Michael moved on and did much better at an interview with a small company, when much to his surprise, he got an email from Ron Modesty, Senior Employer Coordinator at Capital IDEA. “I just got off the phone with Indeed. They are preparing to make you an offer.” Another big choice presented itself. Should Michael hold onto the permanent position he’d just accepted at a small company, or take a leap and accept a 16-week internship at Indeed? He chose Indeed. “It was so surreal.”

“My Career Navigator helped me with insights into the professors, study habits, all of those things prepared me for success, things I didn’t have the first go around.”

Showing up at Indeed, “I felt like an impostor and that I didn’t belong there. I thought to myself, I should learn everything I can before they figure me out.” Michael decided he would do anything that was asked of him so as not to miss out on a single opportunity to learn, and his supervisors noticed. The mundane tasks that had turned everyone else off were something new for Michael to learn. His reputation continued to grow, and his peers would come to respect and appreciate his willingness to do anything. This earned him a full-time position with the IT department after the 16-week internship.

When a special project came up that no one else wanted, they approached Michael with it. “Yup, I’ll do it!” He dug in, and as the project grew, so did the opportunities. The project became a new team, Identity and Access Management, and he landed the company’s newly created full-time position.

Indeed restructured and his team moved under Information and Security Department, which continued him down a career path Michael was incredibly excited about. But six years passed, and Michael started to feel like he needed a new challenge. Then, out of the blue, a former co-worker contacted him about an opening at his company for a Cloud Security Engineer. It was incredible opportunity, a dream job, but Michael hesitated. Even after everything he’d learned and accomplished at Indeed, he still felt like an imposter, and he convinced himself that he didn’t have any hope of getting the job. He applied anyway.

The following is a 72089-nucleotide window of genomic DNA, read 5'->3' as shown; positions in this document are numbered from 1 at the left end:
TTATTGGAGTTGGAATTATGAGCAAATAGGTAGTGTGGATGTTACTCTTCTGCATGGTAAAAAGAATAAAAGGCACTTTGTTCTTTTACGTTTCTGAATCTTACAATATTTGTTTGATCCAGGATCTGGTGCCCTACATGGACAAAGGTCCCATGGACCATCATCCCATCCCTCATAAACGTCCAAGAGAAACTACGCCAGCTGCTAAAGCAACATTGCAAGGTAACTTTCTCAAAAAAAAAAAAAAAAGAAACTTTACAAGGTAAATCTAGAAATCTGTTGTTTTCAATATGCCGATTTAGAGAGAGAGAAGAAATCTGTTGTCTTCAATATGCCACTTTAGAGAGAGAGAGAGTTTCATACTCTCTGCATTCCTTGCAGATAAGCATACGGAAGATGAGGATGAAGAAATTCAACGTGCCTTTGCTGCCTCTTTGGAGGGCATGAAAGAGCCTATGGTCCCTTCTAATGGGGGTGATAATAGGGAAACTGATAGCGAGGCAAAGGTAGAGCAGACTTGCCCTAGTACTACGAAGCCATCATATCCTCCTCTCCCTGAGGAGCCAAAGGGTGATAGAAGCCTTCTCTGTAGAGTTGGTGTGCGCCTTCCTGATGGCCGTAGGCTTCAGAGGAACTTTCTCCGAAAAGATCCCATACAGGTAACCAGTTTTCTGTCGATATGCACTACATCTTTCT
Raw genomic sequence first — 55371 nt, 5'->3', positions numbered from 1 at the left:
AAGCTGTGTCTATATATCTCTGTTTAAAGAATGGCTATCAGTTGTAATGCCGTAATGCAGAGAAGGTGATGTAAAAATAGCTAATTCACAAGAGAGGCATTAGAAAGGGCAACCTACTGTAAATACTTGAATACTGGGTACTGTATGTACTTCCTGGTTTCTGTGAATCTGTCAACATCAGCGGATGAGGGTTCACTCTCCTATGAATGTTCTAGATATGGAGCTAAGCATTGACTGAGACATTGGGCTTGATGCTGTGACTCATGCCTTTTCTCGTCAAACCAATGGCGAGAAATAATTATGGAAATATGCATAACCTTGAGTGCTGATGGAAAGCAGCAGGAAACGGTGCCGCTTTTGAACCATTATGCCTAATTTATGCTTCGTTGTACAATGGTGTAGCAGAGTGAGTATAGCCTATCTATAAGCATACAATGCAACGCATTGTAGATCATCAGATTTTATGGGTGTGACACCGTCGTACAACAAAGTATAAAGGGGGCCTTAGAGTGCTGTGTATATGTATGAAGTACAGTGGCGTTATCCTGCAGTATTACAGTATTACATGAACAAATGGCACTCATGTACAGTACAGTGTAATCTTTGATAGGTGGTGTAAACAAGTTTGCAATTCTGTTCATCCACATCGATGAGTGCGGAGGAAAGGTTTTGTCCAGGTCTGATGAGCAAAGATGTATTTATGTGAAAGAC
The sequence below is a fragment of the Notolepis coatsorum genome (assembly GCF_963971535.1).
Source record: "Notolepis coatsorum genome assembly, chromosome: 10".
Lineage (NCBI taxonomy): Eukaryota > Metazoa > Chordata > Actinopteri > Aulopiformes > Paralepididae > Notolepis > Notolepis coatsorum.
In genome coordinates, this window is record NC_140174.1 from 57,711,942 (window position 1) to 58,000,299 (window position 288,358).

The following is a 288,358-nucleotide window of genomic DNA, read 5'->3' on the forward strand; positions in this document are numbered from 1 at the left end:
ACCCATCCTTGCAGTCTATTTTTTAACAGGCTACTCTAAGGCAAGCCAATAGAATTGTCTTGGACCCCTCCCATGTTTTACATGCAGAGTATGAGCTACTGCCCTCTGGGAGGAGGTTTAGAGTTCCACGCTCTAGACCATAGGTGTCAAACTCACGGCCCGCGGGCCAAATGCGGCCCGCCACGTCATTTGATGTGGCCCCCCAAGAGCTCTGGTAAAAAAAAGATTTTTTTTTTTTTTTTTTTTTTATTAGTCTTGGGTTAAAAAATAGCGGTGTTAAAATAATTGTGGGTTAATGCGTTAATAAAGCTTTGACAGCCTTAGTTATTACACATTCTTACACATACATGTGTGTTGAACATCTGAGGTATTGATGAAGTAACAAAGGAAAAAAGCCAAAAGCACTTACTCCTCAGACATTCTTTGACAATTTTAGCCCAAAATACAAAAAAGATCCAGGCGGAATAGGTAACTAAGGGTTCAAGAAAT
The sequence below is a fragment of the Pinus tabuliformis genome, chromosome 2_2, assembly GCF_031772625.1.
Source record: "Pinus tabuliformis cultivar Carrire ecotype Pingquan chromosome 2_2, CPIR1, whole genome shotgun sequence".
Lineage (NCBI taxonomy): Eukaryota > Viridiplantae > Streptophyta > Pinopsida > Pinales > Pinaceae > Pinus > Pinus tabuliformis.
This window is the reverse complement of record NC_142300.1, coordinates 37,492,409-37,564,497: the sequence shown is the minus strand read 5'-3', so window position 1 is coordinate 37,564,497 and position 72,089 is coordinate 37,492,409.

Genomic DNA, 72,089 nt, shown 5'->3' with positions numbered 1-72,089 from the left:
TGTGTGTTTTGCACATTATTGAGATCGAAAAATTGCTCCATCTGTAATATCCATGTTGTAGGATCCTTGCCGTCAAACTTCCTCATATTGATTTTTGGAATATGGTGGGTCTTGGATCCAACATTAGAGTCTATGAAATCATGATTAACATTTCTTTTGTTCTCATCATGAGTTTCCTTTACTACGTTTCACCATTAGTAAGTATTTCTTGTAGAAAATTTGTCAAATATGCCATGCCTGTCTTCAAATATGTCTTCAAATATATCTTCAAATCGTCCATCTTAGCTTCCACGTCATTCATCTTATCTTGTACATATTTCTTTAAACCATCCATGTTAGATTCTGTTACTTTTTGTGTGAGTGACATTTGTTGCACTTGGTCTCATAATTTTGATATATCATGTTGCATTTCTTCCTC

Right away, his worse fears were confirmed, he didn’t have the certifications required for the job. But a couple of months later the company reached out again. There was one spot left on the team, and his name kept coming up. His drive and attitude impressed the interview team, and his experience with Identity and Access Management at Indeed was just enough for them to take a chance on him, despite his lack of certifications. He got the job offer, with the caveat that he would get Google Security certified.

“I felt like an impostor and that I didn’t belong there. I thought to myself, I should learn everything I can before they figure me out.”

In May 2022, he accepted the position and title of Cloud Security Engineer. His new salary is in the six figures, almost 200 times as much as he made before he started with Capital IDEA, and there are new challenges galore. He has plenty of room to learn and grow in his new field. His kids have witnessed first-hand the value of investing in an education. “Not only have they seen how it’s increased my pay, but now they know about all these careers available to them.”

Ten years ago, if you had told Michael that he would be working in the tech field making six figures, he wouldn’t have believed it. “I was at the point where I had accepted that my dream of working in tech was not going to happen. But when I think about how long it took to get here, it’s all so amazing.”

Michael’s journey is far from over. He now sits on the board for The Dream Come True Foundation, where he brings an important perspective. “There are times when I get to educate the other board members about how poor people think. There are things that aren’t as important to us because we’re more concerned with things like food and rent. This is why it’s important for people like me to be in these spaces.” Michael also speaks on behalf of Capital IDEA to prospective students at CareerUps and at City Council meetings to help secure funding. He gives a lot of credit to Capital IDEA for his successful career and wants to help spread the word so others can take advantage of the same opportunity. “Through Capital IDEA, I had the support and the community I needed and that was huge.”

“Through Capital IDEA, I had the support and the community I needed and that was huge.”

Despite his self-doubts, Michael made choices, big and small, throughout his journey to get to where he is today. “I always saw myself as an impostor and was afraid someone would find out. It wasn’t until I got this new job that I finally started seeing myself as capable.” He knows there are many people like him who feel the same way and this continues to motivate him. “I need to reach back and bring someone up with me. I want people to know that they belong and deserve to be here. They need to be here, and they have the capability to make it.”

Just like Michael, you have the capability to make it even if it doesn’t feel like it right now. It’s a big choice whether to go back to school or not, but sometimes, making the choice is the hardest part. If you’re ready to make that choice or need more information, let’s talk. You can email our team at outreach@capitalidea.org, or sign up for an information session: LEARN MORE »